known aS part of america’S heartland, iowa haS diverSified itS traditionally
agriculture-driven economy into other induStrieS, Such aS manufacturing, financial ServiceS and inSurance, proceSSing, and green energy.
Financial services and insurance has become the largest industry in the state, which was home to the
headquarters of 93 insurance companies in 2010. The industry contributed 13. 8 percent to Iowa’s gross
domestic product in ’ 10, making it the second-largest contributor to the GDP after manufacturing.
Iowa has seen signs of recovery from the Great Recession. Its economy grew at 3.1 percent in 2010 —
higher than the national growth rate of 2.6 percent. Its current-dollar GDP was $142.7 billion and ranked
30th in the United States in ’ 10, according the U.S. Bureau of Economic Analysis. Unemployment rates,
however, hovered around 6 percent in the past two years as employers remained reluctant to hire.
Des Moines, the state’s capital and home of several insurance-company headquarters, was in a state
of transition this past year. The high concentration of large occupiers provides stability to the office
market, however, according to CB Richard Ellis/Hubbell Commercial.
Office vacancy rates in the entire Des Moines metropolitan area were as high as 17. 9 percent in third-quarter ’ 11, according to Reis Inc.
DES MOINES METROPOLITAN APAR TMENT VACANCy RATE
The Des Moines metropolitan apartment market has seen a steady increase in demand over the past few
years. Vacancy rates dropped to
a forecasted rate of 5. 8 percent in
2011 from 8. 3 percent in ’06, according to a survey by Commercial Appraisers of Iowa Inc. and CB Richard
Source: Commercial Appraisers of Iowa Inc. and CB Richard Ellis/Hubbell Commercial
In third-quarter ’ 11, vacancy rates
were at 3. 7 percent, according to
Reis Inc. Rents increased by 1.1 percent this past year, with an average rent of $715 per month, accord-
ing to the Des Moines Register. In addition, fewer concessions were offered in the Des Moines apart-
ment market this past year, and some condominium projects originally developed for owner-occupancy
entered the upper-end rental market, according to CB Richard Ellis/Hubbell Commercial.
Focus: Property-Tax Reform
The overhaul of commercial property taxes tops the state’s legislative agenda this year. Iowa’s commercial property is taxed on 100 percent of its assessed valuation, making the state the second-highest in
the nation for urban and rural commercial property taxes, according to the Office of the Governor of Iowa.
Gov. Terry Branstad submitted a proposal to this past fall’s legislative session to lower the tax gradually
to 60 percent over five years, which will cost the state nearly $250 million in that time frame, according
to the Office of the Governor of Iowa’s website. Gov. Branstad also proposed that new business ventures would get the 60 percent break immediately.
Iowa’s unemployment rate has
steadily increased recently and
reached 6 percent this past October, up from 3. 9 percent in the same
month in 2007. Although it remains
below the national average of 9 percent, Iowa’s long-term unemployment rate, or those who have been
out of work for six months or more,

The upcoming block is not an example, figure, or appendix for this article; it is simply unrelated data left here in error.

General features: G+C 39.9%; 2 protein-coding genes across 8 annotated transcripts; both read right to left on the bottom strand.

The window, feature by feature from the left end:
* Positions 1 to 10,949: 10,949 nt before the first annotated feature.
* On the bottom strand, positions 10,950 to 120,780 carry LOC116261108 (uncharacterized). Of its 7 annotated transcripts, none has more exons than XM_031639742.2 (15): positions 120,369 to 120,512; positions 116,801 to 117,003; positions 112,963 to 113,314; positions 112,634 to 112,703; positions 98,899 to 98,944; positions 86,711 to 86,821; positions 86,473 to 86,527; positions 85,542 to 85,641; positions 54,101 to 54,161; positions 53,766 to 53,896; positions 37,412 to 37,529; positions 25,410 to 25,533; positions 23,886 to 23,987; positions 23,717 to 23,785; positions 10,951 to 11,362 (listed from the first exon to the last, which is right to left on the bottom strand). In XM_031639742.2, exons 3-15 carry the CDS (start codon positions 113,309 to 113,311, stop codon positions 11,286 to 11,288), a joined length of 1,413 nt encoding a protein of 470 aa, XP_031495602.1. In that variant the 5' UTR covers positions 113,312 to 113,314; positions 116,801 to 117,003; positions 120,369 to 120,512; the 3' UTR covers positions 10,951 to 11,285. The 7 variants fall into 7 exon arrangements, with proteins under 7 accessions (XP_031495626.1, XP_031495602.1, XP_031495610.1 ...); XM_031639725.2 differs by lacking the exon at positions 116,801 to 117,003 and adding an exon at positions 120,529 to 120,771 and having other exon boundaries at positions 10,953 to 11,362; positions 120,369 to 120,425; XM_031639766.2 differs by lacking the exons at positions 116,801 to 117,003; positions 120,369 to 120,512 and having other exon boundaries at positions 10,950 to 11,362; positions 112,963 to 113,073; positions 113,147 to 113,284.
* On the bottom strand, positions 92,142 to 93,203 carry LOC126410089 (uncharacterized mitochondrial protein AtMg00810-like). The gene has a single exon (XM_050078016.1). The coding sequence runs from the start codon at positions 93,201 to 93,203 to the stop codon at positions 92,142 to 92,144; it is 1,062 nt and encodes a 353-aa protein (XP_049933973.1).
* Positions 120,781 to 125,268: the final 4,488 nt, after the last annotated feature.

is 34 percent, nearly twice what it
was before the downturn began.
Because the state was less severely
hit by the housing crisis, losses in construction jobs were only 15 percent in Iowa, while the rest of the
nation lost 28 percent of construction jobs, according to a report by the Iowa Policy Project.
Source: U. S. Department of Labor
Rania Oteify is an associate editor at Scotsman Guide. Reach her at (800) 297-6061 or email@example.com.
Iowa River Landing, a 180-acre mixed-use development,
is being built on a former industrial site in Coralville. IRL
is home to a 250-room Marriott Hotel and Conference
Center. The completion of a 150,000-square-foot University of Iowa Health Care facility, a 95-room Homewood
Suites, and a 15,000-square-foot brewing manufacturer
is slated for this year. A Von Maur department store is
scheduled for completion in 2013.
Photo: Neuman Monson Architects
The region that encompasses Iowa City, Cedar Rapids,
Waterloo and Cedar Falls has been rebuilding itself
since a devastating flood in 2008. Projects valued at
a total of more than $1 billion will be ongoing over the
next 10 to 15 years. Cedar Rapids is rebuilding a new
convention complex downtown. When completed in
2013, it will become the second-largest convention and
events complex in the state.
This 1,000-resident town has been split over One Uni-
versity Place, a proposed mixed-use condominium and
commercial development. Some say it does not fit the
small community, but supporters say it will bring de-
velopment and a tax boost. This past November, City
Council elections seemed like a referendum on the proj-
ect and the majority of voters expressed opposition. At
press time, the project’s future is unclear.
“Iowa’s business climate is solid and positioned for
future growth. Construction and occupancy of new,
impressive office buildings has left a surplus of second-
generation office space available for lease. The com-
mercial real estate market is transitioning into a growth
cycle which will improve the absorption of this space.”
Sources: CB Richard Ellis/Hubbell Commercial, Cedar-Rapids.org, Commercial
Appraisers of Iowa Inc., Corridor Business Journal, www.corridorbusiness.com,
Des Moines Register, Eastern Io wa Government, The Gazette, Iowa Policy Project,
IowaRiverLanding.com, NAI Iowa Realty Commercial, Office of the Governor of Iowa,
Reis Inc., Reuters, U. S. Bureau of Economic Analysis, U. S. Department of Labor